Symptoms of Social Anxiety Disorder
Some people experience only one symptom while others may have multiple signs and symptoms they deal with regularly. Social anxiety disorder comes with a variety of symptoms, which can vary in severity and frequency. The most common ones include:
- panic attacks
- excessive worry
- fear of being negatively judged by others
- racing heart or rapid heartbeat
- trembling hands or limbs
- sweating profusely
- dry mouth
- trouble speaking
- avoidance of social situations
In severe cases of this condition, people can even develop depression secondary to their fear of social situations.
Treatment, including medications and therapy
There are many ways to treat and manage social anxiety disorder. A therapist can help a person understand their condition and learn how to manage it. Therapists using Cognitive Behavioral Therapy (CBT) help patients recognize and correct problematic thoughts and behaviors. CBT can also teach people how to cope with their fears in a way that doesn’t make them worse or lead to avoidance behavior.
A doctor may prescribe medication, such as antidepressants, anti-anxiety drugs, or beta-blockers, which are work to reduce the effects of intense fear.
For treatment resistant cases where therapy and traditional medication isn’t helping, Ketamine infusions have been used successfully by clinicians when other options have failed.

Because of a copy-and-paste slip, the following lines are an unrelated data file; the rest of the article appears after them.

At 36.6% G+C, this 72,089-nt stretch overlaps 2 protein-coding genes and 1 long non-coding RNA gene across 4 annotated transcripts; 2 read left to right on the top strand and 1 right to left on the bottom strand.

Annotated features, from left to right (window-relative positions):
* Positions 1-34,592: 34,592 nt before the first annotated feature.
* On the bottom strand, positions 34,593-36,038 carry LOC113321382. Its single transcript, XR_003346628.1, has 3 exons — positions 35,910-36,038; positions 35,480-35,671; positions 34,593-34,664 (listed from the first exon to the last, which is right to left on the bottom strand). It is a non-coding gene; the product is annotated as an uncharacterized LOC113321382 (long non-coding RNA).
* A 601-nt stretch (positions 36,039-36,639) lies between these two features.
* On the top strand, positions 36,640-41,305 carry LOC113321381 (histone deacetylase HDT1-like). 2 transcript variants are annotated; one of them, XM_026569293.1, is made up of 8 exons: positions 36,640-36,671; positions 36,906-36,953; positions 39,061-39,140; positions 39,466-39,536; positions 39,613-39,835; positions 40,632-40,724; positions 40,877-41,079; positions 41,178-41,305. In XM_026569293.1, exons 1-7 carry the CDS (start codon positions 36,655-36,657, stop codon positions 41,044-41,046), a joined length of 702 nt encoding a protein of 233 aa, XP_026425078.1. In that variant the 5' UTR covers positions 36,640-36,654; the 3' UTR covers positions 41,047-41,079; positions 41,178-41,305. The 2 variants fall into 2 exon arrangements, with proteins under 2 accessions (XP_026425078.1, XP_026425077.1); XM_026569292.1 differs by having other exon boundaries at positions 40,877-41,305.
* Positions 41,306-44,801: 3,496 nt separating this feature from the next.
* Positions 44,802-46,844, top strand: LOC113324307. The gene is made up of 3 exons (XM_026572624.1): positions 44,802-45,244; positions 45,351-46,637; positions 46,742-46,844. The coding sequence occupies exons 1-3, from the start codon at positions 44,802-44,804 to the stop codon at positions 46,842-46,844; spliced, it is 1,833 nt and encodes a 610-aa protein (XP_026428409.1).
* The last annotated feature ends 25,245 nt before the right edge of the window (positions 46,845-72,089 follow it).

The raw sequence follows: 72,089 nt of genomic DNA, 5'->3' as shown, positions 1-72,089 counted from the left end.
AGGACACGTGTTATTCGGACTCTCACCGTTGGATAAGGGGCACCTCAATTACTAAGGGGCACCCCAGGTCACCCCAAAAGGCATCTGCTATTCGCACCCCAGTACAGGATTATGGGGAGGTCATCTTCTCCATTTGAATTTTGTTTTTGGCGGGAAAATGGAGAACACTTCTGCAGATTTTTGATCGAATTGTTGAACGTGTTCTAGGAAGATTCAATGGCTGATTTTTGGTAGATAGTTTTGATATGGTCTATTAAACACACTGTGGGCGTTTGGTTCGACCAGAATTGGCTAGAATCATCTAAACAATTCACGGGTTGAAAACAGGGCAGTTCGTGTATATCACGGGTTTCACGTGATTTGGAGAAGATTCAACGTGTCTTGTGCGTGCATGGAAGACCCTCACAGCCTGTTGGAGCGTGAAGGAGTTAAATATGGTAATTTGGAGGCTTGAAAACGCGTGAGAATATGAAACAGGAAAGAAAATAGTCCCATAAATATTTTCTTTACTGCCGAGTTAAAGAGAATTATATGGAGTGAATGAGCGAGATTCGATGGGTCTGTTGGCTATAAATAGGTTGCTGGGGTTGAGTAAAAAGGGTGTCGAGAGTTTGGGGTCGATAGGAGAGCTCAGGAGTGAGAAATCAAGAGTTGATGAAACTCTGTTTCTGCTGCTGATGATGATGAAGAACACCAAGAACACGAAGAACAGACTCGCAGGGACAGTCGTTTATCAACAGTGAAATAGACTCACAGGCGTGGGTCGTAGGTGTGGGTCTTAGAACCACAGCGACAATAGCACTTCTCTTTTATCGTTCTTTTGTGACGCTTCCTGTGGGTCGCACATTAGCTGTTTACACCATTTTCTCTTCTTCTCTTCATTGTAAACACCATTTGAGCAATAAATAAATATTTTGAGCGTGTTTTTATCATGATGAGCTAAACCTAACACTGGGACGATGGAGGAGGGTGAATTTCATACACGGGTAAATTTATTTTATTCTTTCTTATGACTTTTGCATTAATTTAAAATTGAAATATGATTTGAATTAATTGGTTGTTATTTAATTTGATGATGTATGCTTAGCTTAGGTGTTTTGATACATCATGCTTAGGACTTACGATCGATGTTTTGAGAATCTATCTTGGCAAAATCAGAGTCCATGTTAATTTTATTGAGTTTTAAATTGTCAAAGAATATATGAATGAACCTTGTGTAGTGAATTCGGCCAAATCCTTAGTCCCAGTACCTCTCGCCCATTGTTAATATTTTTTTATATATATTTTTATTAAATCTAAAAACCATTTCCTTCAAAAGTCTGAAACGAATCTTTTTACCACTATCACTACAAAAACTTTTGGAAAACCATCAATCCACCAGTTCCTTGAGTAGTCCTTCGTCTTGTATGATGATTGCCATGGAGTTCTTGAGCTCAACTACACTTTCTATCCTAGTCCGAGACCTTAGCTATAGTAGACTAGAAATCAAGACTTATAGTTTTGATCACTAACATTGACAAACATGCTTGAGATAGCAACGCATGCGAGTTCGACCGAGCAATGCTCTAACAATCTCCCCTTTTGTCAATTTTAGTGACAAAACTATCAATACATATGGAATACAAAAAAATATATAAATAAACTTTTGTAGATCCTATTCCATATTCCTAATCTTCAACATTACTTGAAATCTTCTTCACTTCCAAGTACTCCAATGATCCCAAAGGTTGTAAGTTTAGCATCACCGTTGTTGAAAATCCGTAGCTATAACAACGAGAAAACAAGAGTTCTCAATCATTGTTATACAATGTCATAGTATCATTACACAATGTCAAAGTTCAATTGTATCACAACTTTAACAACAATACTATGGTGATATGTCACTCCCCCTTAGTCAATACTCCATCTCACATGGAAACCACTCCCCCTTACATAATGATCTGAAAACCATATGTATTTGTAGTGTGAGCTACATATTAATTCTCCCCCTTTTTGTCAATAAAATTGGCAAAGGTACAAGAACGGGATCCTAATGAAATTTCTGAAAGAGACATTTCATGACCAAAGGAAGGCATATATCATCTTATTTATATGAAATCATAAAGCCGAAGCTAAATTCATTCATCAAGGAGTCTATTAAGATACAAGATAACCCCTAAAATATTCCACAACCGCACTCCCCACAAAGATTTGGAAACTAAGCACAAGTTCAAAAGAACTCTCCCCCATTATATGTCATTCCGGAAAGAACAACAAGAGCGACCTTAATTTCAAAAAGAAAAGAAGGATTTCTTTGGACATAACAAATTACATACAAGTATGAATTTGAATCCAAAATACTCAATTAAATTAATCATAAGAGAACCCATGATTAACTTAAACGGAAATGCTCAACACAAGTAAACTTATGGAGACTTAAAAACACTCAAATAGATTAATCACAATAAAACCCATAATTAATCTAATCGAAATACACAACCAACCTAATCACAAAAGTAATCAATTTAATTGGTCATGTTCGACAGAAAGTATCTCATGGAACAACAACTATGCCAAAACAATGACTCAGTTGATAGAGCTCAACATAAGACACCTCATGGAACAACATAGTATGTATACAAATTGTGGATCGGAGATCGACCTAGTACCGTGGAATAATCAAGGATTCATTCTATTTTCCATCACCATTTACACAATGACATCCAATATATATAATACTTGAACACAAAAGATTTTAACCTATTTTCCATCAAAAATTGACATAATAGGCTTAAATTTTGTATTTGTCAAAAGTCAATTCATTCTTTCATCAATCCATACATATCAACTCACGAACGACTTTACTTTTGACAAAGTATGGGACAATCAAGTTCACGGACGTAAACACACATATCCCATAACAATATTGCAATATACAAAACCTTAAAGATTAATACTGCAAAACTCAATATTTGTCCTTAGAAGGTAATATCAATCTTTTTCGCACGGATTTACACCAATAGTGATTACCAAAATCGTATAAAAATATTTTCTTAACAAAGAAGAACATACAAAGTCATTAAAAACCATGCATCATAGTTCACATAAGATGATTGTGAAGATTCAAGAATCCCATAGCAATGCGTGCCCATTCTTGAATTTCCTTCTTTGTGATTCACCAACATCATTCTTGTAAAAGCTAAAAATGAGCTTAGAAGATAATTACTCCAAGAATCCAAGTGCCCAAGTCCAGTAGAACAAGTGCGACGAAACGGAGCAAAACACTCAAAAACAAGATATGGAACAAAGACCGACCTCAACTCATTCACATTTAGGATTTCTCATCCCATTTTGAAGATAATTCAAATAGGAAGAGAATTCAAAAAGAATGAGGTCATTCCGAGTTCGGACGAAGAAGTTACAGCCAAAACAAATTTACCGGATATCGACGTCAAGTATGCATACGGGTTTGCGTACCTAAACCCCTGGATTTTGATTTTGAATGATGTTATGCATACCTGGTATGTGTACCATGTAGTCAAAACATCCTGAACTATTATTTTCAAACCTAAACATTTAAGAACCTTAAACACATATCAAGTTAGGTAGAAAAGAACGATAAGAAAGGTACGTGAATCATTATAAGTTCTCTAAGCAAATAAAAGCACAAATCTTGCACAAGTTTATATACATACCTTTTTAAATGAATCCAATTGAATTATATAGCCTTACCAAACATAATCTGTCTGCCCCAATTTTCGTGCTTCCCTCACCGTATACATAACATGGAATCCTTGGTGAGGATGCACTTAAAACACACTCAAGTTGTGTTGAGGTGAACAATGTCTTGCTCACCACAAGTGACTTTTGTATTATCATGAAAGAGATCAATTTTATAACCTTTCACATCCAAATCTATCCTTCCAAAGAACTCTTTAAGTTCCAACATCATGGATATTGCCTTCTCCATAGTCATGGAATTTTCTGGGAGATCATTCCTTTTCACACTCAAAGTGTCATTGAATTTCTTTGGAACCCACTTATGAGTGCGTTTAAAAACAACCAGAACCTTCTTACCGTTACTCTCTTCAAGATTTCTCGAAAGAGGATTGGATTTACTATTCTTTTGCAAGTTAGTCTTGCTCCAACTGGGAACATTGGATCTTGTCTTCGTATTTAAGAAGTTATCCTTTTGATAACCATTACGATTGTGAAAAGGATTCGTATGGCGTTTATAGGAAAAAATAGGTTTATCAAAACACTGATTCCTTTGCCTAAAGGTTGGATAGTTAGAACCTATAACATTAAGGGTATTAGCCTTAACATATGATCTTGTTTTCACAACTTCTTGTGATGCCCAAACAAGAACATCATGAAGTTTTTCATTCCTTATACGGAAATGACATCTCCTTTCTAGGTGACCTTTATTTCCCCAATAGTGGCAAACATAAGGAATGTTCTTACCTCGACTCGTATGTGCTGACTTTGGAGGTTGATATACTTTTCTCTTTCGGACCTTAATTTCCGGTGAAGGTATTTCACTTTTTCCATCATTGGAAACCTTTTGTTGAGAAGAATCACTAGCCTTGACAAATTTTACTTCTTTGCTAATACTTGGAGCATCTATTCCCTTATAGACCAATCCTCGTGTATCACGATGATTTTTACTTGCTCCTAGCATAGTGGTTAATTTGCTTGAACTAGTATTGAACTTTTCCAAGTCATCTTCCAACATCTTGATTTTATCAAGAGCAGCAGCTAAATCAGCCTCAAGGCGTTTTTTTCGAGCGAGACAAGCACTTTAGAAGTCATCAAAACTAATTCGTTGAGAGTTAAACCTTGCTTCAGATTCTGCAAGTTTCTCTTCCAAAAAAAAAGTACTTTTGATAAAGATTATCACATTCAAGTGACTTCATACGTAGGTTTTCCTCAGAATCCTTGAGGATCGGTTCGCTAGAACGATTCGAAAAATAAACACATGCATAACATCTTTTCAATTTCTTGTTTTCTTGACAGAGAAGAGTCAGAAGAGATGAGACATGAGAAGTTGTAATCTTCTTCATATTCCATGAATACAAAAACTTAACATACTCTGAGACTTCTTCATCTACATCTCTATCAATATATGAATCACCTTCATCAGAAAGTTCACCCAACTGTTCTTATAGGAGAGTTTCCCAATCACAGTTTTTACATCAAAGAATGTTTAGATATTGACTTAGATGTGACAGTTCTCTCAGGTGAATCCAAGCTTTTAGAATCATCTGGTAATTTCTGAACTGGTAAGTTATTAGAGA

Ketamine Therapy is a therapeutic option
History of Ketamine
Ketamine is an FDA approved drug that has been used for many years as an anesthetic. More recently it has shown promise as an off label therapy for patients suffering from mental health conditions like depression, PTSD, and even Social Anxiety Disorder who haven’t found relief from traditional medications or therapy based treatments.
Actions in the Brain
Ketamine is an N-methyl-D-aspartic acid (NMDA) receptor antagonist that affects the glutamatergic neurotransmitter system in the brain. Glutamate, which is the major excitatory neurotransmitter in our nervous system, has a significant role in learning and memory creation.
Emotional distress is linked to glutamatergic excitotoxicity, which means there is an excess of glutamate in the brain. Ketamine treatment inhibits glutamate activity at the NMDA receptor site, improving emotional control.